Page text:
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Robert Cusack

Libyan president: We cannot return to military dictatorship

Serraj said he would do everything he could 'to put these criminals on trial' [Facebook]

Date of publication: 20 March, 2017

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Libyan President Fayez al-Serraj made a television statement denouncing the actions of the rival east Libyan militias in Benghazi, adding that Libyan could not return to strong-man military rule.

President Fayaz al-Serraj has warned against Libya slipping back into the dark days of repression, tyranny and dictatorship in a strongly-worded statement criticising rival forces in east Libya.

The UN-backed Presidential Council also denounced the Libyan National Army (LNA) for digging up and parading the bodies of their enemies in a harshly worded statement on Sunday.

"I want to speak about those who claim to be members of the Libyan army who desecrated graves and dismembered the bodies of the dead in Benghazi," said Serraj in a televised speech.

"These acts do not represent our culture and religion and we will do everything in our power to put these criminals on trial and make an example of them."

Serraj also said Libya should remain under civilian rule and could not return to military rule under one man - referring to Haftar - the Libya Herald reported.

The president's statements were reportedly broadcast after a number of gunmen stormed the president's headquarters at the Abu Sittah Naval Base, demanding the president make a statement in support of Haftar.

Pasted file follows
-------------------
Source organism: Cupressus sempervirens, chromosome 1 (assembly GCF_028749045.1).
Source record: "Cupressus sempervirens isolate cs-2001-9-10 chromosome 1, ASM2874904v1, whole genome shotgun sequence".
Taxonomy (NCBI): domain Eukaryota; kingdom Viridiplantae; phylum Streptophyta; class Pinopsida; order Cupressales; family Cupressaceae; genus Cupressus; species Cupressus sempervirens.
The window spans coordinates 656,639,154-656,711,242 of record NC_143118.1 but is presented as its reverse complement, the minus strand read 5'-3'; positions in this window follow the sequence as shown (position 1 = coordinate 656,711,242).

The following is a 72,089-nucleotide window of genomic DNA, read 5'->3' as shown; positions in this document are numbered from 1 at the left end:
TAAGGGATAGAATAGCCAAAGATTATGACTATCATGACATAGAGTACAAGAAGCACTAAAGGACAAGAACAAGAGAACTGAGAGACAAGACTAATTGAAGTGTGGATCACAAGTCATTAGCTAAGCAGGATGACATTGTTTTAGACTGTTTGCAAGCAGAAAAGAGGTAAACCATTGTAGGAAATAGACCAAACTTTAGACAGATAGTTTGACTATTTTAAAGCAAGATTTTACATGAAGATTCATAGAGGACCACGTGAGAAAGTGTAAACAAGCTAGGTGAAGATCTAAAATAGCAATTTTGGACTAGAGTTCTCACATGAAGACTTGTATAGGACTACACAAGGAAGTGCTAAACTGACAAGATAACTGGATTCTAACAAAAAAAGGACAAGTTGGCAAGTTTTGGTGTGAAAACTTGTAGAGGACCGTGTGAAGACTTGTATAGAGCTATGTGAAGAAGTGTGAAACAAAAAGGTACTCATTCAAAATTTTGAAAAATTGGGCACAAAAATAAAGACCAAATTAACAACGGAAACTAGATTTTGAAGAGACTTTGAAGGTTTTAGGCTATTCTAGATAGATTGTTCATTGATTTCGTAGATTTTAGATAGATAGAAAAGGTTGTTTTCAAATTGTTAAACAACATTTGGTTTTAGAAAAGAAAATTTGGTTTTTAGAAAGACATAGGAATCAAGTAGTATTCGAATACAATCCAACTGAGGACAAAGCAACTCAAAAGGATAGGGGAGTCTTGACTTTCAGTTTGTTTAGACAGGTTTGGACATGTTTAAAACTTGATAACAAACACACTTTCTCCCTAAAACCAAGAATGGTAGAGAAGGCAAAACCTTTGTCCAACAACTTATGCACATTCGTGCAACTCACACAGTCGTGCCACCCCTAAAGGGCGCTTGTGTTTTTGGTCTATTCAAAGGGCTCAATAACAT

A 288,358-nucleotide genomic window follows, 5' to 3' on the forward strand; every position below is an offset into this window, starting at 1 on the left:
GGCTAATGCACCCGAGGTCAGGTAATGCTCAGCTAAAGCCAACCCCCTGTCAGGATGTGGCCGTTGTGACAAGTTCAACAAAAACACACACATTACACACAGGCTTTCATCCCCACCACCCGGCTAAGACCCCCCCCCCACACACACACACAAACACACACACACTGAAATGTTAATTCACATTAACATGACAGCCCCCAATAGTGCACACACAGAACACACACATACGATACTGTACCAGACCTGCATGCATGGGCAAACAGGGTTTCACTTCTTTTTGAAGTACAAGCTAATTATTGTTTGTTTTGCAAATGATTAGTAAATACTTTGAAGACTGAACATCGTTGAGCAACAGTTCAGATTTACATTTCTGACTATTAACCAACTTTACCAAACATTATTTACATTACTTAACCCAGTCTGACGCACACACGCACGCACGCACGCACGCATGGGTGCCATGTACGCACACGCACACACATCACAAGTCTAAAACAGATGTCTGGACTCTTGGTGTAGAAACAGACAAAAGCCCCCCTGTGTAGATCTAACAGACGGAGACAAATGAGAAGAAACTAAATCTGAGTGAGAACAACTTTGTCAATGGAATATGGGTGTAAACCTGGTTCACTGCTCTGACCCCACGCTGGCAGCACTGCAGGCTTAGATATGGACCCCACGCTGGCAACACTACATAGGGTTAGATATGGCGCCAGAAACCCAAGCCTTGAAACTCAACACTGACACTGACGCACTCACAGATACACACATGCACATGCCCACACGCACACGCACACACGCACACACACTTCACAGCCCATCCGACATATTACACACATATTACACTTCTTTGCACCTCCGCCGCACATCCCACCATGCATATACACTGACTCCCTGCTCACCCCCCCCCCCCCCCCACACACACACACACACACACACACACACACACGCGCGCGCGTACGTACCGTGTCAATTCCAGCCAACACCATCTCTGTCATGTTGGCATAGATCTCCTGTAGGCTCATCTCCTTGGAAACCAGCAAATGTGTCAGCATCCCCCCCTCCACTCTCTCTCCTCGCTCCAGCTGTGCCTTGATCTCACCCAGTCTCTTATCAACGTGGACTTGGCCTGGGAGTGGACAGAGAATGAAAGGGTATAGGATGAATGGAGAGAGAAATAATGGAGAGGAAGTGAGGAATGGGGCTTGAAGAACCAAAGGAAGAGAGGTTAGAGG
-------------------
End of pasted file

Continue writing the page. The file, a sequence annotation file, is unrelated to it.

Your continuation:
The Presidential Council also strongly condemned the LNA for digging up the body of Benghazi Shura Council (BSC) leader, Jalal al-Makhzoum, and the bodies of other fighters and parading them through the streets of Benghazi on Saturday.

"This is a criminal inhuman act committed by fighters identified themselves as the Libyan army forces in Benghazi," the Presidential Council said in a statement.

The Council also criticised General Haftar's call to 'liberate' Tripoli from the west Libyan Government of National Accord (GNA).

"We condemn the statements made by so-called the General Command and its leader Khalifa Haftar about his threats to enter Tripoli by force, which could cause bloodshed in the capital."

The National Commission for Human Rights in Libya (LNHCR) has complained of the LNA's activities, calling them a war crime.

"This act is far from being a little human. It is a war crime that should be punished," the LNCHR said in a statement.

The New Arab has seen footage of what appears to be LNA soldiers strapping the dead bodies onto the front of their vehicles and driving them through the town.

The desecration of dead bodies is a war crime under the International Criminal Court's statute of "committing outrages upon personal dignity". The Cairo Declaration on human rights in Islam also states it "is prohibited to mutilate dead bodies".

Haftar's LNA fought a three-year battle to eradicate any jihadi presence in Benghazi which came to an end on Saturday.

The LNA suffered heavy losses in trying to retake the final areas of city from the Islamist militias.

The final weeks of fighting were concentrated in 12 blocks of flats in the Ganfouda neighbourhood in south-west Benghazi, which was mostly captured by Haftar's forces in January. 

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